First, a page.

Aviation Investigation Report A06P0095
Loss of Control
Northern Rockies Air Charter
Cessna 185B C-FPKJ
Prince George Airport, British Columbia
31 May 2006
The pilot departed Prince George, British Columbia, from Runway 19 on a flight to Scoop Lake, British Columbia. The aircraft flew on the runway heading until it was about 2400 feet beyond the departure end of the runway, where it abruptly pitched up, climbed steeply, turned left, and rapidly descended into trees about 600 feet left of the runway's extended centreline. The aircraft was airborne for less than 47 seconds and reached a maximum height of about 270 feet above ground level. The aircraft was destroyed, and the pilot, who was the sole occupant, was seriously injured. There was no fire.
Ce rapport est également disponible en français.
Other Factual Information
The flight of the Cessna 185B (serial number 185-0601, registration C-FPKJ) originated at Kelowna, British Columbia, where the aircraft was loaded with supplies to be transported to a hunting/fishing camp at Scoop Lake in northern British Columbia. The leg of the flight from Kelowna to Prince George was uneventful, and the aircraft landed at Prince George at 1626 Pacific daylight time,1 where it took on about 115 litres of avgas to fill both wing tanks. The aircraft then backtracked to the displaced threshold of Runway 19 and was cleared for take-off with a right turn out. Communications between the pilot and air traffic control personnel were normal before take-off, at 1654, for the final leg of the flight to Scoop Lake. There were no communications with the pilot after commencement of the take-off roll.
Prince George is a certified airport, equipped with an air traffic control tower. The airport elevation is 2267 feet above sea level (asl). Runway 19 was the active runway at Prince George at the time of the accident. The asphalt-surfaced runway is 3770 feet long and 75 feet wide, with a displaced threshold of 370 feet. The take-off distance available is 3770 feet.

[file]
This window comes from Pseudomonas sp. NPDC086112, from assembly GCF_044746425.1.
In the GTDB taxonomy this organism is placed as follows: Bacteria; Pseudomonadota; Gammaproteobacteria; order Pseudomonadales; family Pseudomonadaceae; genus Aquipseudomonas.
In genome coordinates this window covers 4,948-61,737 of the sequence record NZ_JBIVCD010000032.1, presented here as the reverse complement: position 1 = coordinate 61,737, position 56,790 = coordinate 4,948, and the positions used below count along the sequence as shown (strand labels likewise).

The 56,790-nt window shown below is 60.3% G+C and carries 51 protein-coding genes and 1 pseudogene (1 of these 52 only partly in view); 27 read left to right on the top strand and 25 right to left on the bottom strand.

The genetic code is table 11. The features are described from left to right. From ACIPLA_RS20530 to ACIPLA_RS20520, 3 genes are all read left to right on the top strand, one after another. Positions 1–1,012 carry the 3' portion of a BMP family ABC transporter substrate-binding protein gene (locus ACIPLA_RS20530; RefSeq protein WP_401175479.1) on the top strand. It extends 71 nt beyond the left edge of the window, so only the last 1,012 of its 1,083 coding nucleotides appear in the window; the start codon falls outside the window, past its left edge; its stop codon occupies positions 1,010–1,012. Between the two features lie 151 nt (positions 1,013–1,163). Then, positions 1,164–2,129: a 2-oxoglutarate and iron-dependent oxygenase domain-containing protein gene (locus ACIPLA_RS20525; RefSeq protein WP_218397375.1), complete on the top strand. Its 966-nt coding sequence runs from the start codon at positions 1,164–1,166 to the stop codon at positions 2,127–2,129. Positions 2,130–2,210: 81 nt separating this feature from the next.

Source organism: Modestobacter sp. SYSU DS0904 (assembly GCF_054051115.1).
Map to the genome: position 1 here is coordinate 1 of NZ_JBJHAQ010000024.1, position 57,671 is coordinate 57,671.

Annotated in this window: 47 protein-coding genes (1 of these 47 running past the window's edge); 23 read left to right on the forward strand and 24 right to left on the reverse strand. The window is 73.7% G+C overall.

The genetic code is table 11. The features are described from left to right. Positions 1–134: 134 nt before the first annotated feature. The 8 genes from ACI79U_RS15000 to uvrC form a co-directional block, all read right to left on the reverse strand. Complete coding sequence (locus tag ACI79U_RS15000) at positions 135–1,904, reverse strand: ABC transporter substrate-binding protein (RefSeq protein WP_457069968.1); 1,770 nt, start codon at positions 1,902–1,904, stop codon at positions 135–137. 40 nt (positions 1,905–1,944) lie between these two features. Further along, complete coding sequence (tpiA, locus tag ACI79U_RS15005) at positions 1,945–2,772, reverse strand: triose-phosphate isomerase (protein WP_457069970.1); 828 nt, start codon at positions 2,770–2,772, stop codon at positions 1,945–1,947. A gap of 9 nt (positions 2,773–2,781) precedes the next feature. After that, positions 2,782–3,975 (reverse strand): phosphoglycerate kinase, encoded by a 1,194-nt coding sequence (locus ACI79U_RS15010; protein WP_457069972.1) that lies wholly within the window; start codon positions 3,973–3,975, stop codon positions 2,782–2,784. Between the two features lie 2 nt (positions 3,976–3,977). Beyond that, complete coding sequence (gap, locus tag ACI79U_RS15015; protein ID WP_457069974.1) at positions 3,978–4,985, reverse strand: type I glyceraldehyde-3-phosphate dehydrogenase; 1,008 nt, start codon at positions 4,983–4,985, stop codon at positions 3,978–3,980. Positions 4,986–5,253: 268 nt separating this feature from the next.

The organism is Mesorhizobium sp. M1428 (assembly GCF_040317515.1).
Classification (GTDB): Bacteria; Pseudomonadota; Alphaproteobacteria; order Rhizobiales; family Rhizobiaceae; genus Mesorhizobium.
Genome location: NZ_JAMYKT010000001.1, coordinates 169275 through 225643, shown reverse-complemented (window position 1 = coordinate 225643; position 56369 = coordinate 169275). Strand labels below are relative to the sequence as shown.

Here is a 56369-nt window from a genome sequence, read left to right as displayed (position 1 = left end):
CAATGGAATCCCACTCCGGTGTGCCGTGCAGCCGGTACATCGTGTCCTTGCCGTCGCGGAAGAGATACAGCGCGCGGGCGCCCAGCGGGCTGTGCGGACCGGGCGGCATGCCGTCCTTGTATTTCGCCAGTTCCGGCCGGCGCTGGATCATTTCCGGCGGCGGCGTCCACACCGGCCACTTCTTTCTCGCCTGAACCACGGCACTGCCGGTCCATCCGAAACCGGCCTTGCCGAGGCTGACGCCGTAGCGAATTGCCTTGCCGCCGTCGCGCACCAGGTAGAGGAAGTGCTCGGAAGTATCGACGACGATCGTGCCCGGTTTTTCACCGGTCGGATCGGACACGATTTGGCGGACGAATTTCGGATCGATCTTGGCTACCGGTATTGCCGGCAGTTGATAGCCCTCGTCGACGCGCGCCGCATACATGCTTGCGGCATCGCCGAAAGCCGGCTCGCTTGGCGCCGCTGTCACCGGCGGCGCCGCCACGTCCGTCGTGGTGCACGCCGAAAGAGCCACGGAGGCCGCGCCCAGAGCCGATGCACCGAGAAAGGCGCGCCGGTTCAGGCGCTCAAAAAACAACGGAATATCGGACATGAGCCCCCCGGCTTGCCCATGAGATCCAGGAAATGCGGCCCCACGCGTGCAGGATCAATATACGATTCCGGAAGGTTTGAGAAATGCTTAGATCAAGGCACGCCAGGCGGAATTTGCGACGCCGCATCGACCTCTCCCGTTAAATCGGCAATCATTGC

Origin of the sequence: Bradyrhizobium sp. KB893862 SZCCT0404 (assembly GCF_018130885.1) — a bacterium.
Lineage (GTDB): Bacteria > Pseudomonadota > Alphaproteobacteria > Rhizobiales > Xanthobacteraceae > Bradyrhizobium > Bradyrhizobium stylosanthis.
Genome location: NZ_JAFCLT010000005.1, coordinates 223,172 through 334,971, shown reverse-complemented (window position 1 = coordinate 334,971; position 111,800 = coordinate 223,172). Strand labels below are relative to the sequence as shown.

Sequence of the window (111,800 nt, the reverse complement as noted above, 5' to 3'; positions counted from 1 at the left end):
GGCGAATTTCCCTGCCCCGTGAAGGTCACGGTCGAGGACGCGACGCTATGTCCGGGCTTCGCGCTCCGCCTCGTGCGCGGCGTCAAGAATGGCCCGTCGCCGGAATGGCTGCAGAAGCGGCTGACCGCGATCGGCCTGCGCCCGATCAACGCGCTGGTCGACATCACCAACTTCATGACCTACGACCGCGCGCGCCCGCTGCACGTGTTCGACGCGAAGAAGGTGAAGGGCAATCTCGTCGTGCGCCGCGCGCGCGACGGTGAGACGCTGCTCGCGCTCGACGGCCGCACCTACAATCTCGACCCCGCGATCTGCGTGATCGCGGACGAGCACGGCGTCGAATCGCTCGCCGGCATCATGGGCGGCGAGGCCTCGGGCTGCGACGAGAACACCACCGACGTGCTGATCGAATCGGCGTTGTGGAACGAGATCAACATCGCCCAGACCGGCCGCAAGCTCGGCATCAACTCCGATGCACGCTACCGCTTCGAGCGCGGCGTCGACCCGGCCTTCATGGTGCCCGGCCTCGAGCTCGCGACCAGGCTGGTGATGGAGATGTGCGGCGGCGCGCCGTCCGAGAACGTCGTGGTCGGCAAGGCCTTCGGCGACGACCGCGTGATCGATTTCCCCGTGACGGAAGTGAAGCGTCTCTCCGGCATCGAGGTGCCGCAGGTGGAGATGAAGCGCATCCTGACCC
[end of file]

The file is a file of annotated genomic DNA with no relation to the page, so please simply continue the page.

Photo 1. Departure path from Prince George Airport
The observed Prince George weather at 1700, about six minutes after the accident was in part: wind 190ºT at 11 knots, gusting to 18 knots; temperature 24.2ºC; altimeter setting 29.93; and visibility 45 statute miles. The wind immediately before take-off was 180ºM at 10 to 15 knots. The wind 54 minutes before the accident was recorded as gusting to 22 knots. Density altitude at the time of the accident was about 3860 feet asl.
The pilot was correctly licensed for the type of flight being conducted and had a valid medical. He had accumulated 9150 flight hours as of his last medical examination; approximately 5000 hours were flown in Cessna 185 model aircraft, 2500 hours of which were flown in the accident aircraft. The pilot had not flown during the week before the accident flight and was sufficiently rested.
The aircraft was manufactured in 1963 and equipped with a 260 HP Teledyne Continental Motors Inc. (TCM) model IO-470-F engine and a McCauley Propeller Systems D2A34C49-B propeller. The aircraft was modified in 1988 by supplementary type certificate (STC) SA525NW, which involved replacement of the original engine with a TCM IO-520-D22B engine, serial number 812987, and replacement of the original propeller with a McCauley D2A34C58-O, serial number 881880.
The replacement engine was overhauled 02 March 2006, and the propeller was overhauled 16 March 2006. Both were installed during an annual inspection of the aircraft conducted 12 April 2006, about 42 flight hours before the accident. No maintenance actions were recorded in the aircraft's technical log books following the inspection. Three journey log entries recorded a satisfactory test flight and two adjustments to fuel flow immediately following the inspection.
A flight manual supplement was not supplied with STC SA525NW to indicate changes to C-FPKJ's performance following the engine and propeller replacement. Therefore, the modified aircraft would have to be operated within the published performance limitations of an unmodified Cessna 185B.
Performance information taken from the Cessna 185B owner's manual indicates that, with the aircraft at its allowable gross weight of 3200 pounds, the take-off from Prince George would have required a minimum of 840 feet of ground run and the maximum rate of climb would have been about 800 feet per minute. For a normal take-off, the manual instructs the pilot to use full throttle, maximum rpm, and climb at 95 mph until all obstacles are cleared before increasing the airspeed to 110-120 mph, reducing the throttle and rpm, and retracting the flaps. Transport Canada's Flight Training Manual notes that retraction of flaps in flight may cause a change in an aircraft's balance. It was the pilot's practice to climb at 105 mph with a low rate of climb to keep the engine cool and increase the forward visibility.
There was a global positioning system (GPS) on board the aircraft. Data from the GPS were analyzed and indicated the following: the ground run was about 990 feet; the aircraft was airborne for 47 seconds; the aircraft reached a height of about 270 feet above ground level; and the average climb rate was 345 feet per minute (fpm). These data were compared to the aircraft's previous take-off from Kelowna and, taking into account the 11-knot headwind and 3860-foot density altitude at Prince George, the take-off profiles were similar.